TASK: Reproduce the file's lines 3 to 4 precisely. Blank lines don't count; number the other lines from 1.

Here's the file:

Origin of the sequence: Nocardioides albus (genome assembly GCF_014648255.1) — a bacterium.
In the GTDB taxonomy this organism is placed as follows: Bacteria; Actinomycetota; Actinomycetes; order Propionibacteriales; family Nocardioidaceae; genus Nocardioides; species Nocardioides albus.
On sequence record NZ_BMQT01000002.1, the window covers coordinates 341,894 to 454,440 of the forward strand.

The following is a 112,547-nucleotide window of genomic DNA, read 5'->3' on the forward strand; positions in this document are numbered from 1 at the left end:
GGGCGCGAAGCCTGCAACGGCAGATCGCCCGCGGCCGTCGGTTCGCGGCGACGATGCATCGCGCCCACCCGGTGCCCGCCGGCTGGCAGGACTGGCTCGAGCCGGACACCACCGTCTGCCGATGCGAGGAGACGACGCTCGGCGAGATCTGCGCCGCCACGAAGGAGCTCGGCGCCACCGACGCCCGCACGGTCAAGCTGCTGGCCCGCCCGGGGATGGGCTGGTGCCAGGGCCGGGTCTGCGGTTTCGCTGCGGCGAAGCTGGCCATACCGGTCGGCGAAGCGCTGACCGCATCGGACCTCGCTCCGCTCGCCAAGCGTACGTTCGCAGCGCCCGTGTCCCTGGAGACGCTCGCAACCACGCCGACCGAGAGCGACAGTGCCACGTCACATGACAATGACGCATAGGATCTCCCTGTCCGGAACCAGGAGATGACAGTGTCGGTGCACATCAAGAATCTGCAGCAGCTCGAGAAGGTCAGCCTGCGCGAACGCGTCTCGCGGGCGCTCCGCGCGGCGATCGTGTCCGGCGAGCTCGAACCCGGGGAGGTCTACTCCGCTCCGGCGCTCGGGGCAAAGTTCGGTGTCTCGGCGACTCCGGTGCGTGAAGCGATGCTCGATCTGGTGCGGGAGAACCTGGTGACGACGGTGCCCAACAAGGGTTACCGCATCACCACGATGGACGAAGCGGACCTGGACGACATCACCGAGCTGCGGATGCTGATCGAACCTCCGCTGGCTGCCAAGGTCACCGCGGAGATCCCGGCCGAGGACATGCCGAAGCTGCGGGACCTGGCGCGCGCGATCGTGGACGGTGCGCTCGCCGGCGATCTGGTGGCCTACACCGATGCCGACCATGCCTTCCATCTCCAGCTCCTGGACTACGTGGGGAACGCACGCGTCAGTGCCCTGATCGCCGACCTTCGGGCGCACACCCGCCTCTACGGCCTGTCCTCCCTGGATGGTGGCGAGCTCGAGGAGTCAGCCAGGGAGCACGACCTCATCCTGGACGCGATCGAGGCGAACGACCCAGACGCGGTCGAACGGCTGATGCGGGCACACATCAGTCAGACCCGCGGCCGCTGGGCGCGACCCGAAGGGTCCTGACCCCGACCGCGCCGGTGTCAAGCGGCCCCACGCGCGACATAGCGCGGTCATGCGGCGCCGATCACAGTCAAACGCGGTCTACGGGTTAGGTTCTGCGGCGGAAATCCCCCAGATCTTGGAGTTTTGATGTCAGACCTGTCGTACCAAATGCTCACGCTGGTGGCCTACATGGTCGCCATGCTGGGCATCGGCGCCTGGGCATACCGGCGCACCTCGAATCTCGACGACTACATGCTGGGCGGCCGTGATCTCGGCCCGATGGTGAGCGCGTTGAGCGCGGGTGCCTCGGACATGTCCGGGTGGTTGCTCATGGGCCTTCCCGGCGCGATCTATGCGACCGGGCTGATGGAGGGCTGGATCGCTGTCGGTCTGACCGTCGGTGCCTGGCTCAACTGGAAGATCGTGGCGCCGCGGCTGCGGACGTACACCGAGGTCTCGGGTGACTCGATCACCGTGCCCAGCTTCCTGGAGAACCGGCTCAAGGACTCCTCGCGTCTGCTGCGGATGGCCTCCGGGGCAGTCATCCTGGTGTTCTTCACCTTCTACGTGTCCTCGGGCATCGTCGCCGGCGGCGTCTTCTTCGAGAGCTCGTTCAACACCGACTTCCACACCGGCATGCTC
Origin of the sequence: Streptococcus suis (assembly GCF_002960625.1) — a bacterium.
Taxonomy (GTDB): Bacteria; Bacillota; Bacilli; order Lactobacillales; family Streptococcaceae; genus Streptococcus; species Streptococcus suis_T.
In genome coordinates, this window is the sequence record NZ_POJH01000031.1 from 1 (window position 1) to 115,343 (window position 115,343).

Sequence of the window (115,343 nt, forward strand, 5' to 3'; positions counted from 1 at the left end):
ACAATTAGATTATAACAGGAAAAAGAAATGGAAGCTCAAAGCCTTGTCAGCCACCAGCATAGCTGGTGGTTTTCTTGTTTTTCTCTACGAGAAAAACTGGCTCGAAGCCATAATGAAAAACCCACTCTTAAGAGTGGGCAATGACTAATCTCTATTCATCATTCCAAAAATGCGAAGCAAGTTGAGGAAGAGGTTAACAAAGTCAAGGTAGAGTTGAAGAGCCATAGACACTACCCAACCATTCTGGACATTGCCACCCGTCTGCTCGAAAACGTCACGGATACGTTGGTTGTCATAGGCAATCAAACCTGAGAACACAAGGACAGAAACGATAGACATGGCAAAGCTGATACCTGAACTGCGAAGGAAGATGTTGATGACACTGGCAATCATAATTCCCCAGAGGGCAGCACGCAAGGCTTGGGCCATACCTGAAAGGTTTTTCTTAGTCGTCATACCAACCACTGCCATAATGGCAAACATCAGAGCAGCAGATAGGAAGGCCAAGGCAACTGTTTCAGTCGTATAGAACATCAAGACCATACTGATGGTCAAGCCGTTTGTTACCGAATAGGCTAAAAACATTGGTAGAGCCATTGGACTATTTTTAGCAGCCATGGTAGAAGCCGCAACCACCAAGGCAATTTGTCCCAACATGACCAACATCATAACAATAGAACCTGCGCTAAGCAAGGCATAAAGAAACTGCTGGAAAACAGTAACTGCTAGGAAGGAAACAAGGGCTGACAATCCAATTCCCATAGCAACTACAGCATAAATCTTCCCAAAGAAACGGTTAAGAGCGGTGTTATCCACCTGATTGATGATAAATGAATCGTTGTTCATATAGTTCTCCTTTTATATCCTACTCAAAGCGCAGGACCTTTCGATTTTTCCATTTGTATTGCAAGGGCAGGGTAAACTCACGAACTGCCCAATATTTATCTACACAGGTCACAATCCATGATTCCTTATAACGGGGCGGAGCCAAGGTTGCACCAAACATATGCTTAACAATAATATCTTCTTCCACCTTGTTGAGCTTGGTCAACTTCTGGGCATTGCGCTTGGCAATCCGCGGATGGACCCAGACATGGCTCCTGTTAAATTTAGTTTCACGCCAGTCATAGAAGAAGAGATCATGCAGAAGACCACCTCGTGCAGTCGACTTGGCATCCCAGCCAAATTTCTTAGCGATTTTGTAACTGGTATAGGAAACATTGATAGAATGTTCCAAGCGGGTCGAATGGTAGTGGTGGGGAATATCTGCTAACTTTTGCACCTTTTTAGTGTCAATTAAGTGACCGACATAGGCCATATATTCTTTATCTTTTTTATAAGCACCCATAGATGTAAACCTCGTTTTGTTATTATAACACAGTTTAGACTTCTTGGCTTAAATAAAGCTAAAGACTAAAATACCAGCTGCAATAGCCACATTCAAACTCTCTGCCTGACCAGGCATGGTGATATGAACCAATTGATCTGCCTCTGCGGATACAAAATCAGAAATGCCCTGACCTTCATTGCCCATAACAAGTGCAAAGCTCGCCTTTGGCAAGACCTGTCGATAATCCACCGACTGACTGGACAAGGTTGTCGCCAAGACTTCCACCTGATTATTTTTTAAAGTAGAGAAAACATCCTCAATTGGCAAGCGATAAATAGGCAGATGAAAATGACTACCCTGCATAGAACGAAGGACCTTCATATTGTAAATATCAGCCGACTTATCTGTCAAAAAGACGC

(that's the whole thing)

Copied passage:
On sequence record NZ_BMQT01000002.1, the window covers coordinates 341,894 to 454,440 of the forward strand.

The following is a 112,547-nucleotide window of genomic DNA, read 5'->3' on the forward strand; positions in this document are numbered from 1 at the left end: